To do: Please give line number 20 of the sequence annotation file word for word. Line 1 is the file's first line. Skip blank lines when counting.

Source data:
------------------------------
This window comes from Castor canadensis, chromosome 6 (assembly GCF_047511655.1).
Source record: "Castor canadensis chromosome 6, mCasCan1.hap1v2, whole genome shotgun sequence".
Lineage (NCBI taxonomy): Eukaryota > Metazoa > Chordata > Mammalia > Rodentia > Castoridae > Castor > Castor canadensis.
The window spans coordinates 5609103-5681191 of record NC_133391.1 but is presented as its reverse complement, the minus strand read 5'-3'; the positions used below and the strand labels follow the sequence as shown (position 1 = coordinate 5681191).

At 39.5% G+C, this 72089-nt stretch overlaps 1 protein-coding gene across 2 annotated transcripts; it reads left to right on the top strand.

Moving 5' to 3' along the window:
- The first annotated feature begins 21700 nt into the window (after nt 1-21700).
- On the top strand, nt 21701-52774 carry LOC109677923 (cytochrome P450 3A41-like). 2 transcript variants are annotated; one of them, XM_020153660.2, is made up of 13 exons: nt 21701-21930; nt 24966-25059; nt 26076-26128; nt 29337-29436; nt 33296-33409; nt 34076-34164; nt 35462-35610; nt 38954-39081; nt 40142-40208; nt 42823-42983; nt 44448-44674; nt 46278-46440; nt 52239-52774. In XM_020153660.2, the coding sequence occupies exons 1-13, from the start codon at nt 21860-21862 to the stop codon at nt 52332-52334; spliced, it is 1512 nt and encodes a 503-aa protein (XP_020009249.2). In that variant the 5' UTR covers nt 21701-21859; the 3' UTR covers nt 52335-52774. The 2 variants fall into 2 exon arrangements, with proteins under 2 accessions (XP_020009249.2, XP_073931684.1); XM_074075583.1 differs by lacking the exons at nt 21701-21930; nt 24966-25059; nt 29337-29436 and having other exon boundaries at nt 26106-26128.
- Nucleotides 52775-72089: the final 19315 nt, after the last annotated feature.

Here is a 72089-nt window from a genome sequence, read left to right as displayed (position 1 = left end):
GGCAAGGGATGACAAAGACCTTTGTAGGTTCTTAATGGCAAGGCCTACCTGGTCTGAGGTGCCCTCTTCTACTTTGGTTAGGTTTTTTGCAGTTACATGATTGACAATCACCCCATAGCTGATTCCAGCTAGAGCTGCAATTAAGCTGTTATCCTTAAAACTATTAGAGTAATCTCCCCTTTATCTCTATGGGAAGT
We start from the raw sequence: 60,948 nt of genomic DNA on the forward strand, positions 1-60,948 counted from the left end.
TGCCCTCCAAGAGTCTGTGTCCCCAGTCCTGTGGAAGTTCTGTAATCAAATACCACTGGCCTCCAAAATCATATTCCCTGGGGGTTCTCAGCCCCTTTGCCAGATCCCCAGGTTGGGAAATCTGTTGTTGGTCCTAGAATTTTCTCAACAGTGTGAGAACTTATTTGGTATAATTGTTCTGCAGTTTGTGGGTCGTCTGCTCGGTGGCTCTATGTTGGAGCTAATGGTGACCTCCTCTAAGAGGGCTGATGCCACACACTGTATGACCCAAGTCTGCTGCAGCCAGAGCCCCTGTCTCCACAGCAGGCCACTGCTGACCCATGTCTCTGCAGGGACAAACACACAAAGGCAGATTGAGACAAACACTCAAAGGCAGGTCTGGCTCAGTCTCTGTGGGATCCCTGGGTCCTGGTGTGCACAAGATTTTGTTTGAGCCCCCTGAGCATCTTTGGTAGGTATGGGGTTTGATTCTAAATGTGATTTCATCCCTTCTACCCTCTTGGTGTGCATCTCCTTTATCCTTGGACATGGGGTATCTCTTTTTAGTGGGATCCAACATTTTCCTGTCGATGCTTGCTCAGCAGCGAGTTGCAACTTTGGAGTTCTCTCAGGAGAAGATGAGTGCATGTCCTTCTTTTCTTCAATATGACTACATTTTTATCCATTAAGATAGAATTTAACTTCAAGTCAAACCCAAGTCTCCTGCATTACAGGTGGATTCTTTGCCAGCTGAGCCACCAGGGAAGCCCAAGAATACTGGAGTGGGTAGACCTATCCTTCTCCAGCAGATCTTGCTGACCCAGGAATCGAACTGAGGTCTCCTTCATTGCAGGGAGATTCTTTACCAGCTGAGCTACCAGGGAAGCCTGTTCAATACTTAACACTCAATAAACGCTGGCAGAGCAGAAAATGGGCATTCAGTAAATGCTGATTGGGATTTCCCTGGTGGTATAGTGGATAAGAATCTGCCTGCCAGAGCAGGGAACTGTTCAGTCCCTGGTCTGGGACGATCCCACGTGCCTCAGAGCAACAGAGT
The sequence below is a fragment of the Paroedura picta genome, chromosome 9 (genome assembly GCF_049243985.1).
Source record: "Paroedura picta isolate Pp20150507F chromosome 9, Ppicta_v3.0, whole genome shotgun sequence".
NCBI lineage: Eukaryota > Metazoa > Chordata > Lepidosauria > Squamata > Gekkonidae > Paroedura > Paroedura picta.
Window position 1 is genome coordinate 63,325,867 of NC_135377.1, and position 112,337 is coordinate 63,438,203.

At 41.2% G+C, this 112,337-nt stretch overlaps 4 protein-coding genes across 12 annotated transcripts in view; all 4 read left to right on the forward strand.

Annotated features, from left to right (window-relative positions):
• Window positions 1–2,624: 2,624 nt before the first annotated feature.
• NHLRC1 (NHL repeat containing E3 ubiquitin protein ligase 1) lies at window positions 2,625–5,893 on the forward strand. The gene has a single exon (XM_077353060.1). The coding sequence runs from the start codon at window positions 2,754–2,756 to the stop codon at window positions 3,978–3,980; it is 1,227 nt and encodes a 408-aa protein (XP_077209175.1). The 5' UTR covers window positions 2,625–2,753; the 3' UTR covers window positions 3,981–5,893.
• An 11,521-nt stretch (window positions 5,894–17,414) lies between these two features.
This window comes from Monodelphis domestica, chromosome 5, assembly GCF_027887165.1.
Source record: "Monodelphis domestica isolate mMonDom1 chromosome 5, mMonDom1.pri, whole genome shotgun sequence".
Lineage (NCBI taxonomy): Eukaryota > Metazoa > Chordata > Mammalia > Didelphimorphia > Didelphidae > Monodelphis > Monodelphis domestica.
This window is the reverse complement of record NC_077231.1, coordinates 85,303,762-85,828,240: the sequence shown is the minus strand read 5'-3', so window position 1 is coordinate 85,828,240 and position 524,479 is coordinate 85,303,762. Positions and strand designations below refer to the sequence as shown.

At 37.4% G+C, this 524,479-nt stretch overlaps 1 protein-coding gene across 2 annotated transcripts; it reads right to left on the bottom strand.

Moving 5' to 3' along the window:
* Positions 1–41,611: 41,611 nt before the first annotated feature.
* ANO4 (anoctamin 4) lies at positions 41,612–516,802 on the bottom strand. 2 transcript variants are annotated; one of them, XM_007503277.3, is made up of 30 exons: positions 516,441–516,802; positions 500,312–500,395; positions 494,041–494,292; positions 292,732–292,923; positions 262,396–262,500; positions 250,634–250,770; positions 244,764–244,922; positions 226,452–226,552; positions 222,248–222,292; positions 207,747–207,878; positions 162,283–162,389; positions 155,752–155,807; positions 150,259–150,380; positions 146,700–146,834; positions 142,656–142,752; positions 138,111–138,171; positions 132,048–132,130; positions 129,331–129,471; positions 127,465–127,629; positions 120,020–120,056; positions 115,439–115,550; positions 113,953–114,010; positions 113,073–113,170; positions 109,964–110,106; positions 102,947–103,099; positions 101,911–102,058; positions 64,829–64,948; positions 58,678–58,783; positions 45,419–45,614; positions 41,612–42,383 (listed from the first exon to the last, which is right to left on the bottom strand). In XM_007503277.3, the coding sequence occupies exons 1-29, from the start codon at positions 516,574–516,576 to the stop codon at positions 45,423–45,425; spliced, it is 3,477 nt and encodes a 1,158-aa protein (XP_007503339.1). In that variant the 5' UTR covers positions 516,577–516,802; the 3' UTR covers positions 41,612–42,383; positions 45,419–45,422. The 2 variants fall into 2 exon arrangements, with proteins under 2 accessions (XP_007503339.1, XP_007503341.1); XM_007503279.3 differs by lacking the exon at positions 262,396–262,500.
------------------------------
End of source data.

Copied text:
• Window positions 1–2,624: 2,624 nt before the first annotated feature.